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San Jose State botched probe of trainer accused of sexual misconduct, report finds

A sign on the campus of San Jose State University.
(Paul Sakuma / Associated Press)
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San Jose State University and its police department failed to properly respond to or investigate allegations of sexual misconduct against its former head athletic trainer Scott Shaw, according to a report released this week.

The four-page report by the California State University chancellor‘s office concluded that the 2009-10 investigation of the complaints against Shaw was insufficient and that the campus police department did not properly respond to reports filed against him by two student-athletes in 2009.

In December 2009, several female student-athletes reported that Shaw had touched their breasts, groins, buttocks or pubic areas during treatment that was described to them as “trigger-point therapy” or “pressure-point therapy,” according to a report released last year by the U.S. Justice Department.

Federal prosecutors charged Shaw earlier this year with six counts of violating the athletes’ civil rights by allegedly touching their breasts and buttocks without their consent between 2017 and 2020. Shaw pleaded not guilty to all counts and denied all wrongdoing. He faces a maximum sentence of six years in prison if convicted.

In 2021, the university agreed to pay $1.6 million to more than a dozen female athletes as part of a settlement with the Department of Justice that found it failed to properly handle the students’ allegations.

“University leadership will take time to fully assess the report and examine any areas where further improvement may be necessary,” the university said in a statement in response to the report. “We remain grateful to the student-athletes and others who shared their painful stories and the work by various parties to bring information forward.”

The investigator in the 2009-10 probe was provided statements and contact information of 27 student athletes, 17 of whom said they had “suffered questionable conduct at the hands of Shaw,” the review found. But the investigator only interviewed 14 of the athletes, according to the report, and he listed only one athlete as a complainant.

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The athletes said that during the investigation, interviews “focused not on their allegations, but on the validity of Shaw’s pressure point therapy,” according to the report.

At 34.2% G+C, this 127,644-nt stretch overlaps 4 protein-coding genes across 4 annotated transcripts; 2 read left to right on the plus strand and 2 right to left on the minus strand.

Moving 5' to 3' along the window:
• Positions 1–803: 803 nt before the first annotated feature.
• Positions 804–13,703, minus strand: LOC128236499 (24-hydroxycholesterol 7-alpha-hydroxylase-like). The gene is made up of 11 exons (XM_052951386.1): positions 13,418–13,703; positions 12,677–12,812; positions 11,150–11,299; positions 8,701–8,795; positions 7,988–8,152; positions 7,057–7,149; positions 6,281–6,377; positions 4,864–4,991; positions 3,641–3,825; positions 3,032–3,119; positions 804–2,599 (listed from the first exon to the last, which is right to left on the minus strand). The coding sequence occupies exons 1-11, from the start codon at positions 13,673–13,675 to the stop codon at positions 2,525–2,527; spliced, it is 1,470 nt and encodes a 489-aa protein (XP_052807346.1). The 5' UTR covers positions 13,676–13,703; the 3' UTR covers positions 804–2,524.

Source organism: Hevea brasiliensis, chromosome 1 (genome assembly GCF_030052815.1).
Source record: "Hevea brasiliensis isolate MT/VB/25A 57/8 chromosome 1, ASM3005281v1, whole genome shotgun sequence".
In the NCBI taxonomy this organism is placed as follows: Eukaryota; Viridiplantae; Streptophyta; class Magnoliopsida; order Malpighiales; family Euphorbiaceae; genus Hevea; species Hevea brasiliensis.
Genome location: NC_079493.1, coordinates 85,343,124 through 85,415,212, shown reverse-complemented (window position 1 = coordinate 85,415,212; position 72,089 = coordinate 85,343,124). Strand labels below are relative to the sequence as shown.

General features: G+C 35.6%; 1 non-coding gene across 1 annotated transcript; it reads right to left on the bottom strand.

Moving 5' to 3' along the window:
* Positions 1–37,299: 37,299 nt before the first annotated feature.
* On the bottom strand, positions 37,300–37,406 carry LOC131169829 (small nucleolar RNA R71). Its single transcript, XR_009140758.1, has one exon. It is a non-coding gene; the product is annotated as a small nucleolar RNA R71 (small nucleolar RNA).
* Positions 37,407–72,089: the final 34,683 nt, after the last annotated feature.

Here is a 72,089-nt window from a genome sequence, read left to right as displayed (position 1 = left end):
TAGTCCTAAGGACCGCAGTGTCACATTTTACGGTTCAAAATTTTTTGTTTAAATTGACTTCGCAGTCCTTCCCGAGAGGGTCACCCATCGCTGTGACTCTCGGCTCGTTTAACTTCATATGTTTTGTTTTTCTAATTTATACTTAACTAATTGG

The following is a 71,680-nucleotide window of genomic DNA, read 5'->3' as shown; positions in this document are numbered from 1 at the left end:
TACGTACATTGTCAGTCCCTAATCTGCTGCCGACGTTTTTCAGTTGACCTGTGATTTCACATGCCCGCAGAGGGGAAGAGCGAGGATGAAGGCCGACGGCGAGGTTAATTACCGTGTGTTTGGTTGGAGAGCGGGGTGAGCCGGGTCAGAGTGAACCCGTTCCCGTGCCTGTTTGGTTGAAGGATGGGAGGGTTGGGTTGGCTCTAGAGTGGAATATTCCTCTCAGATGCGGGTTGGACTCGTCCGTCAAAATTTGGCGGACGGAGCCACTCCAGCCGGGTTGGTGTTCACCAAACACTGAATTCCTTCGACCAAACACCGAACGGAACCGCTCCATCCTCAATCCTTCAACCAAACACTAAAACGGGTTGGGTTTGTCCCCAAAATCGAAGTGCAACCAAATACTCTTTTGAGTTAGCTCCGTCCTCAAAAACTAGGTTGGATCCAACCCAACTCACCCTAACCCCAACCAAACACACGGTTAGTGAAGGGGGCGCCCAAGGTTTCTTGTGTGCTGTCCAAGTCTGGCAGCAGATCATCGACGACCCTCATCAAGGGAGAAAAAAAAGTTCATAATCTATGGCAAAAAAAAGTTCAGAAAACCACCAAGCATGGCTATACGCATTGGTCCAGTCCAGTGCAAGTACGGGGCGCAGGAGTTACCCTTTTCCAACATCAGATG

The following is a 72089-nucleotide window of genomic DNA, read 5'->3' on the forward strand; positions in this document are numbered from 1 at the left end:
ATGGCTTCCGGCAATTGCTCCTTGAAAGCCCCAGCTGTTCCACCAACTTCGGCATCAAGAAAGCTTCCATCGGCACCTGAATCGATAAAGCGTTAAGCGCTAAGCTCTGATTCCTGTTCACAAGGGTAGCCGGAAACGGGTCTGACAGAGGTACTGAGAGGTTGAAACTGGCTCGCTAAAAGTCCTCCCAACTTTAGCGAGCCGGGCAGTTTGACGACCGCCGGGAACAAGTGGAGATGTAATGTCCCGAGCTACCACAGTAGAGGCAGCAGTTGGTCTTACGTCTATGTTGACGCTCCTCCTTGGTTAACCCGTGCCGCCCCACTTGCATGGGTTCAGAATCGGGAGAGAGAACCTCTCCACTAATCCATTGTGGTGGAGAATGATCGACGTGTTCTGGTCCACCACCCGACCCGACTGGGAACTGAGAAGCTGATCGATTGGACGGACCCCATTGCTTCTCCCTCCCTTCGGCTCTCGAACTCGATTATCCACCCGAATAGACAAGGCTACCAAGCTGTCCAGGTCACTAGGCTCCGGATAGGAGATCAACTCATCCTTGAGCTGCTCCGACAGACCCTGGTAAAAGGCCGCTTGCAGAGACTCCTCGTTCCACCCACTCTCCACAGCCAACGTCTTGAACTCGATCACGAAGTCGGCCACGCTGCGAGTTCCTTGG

“The final investigation report was insufficient given the gravity of the allegations at two pages in length ... and contained little to no discussion or analysis of the allegations,” the review found.

The results of the 2009-10 investigation were shared with Shaw, who was allowed to “remain in his position with little to no limitations,” while the students were unaware of the outcome until an athletic department worker told them that Shaw had been exonerated and his therapy determined to be “appropriate,” the report states.

The athletes said they had “feelings of anger, frustration and regret at having come forward only to be marginalized and ignored,” according to the report. “It is not surprising that the student-athletes did not attempt to re-report or take additional steps to hold Shaw accountable given the summary dismissal they felt SJSU had given their serious complaints.”

The same athletic department employee who notified the athletes about the outcome of the probe raised concerns to the university that the investigation was inadequate and that Shaw had continued to have access to female athletes, the report states. The employee asked the school’s Title IX office to revisit the investigation, but the office ignored the request and failed to follow up on those concerns, the review found.

In December 2009, additional student-athletes on teams that weren’t overseen by Shaw also reported misconduct, but the university failed to investigate those claims, the report found.

A former San Jose State coach was also told by one of his athletes that they had been inappropriately touched by Shaw, the review found. The coach confronted Shaw about the allegations and also informed his supervisor. Neither the supervisor nor the former coach took further action.

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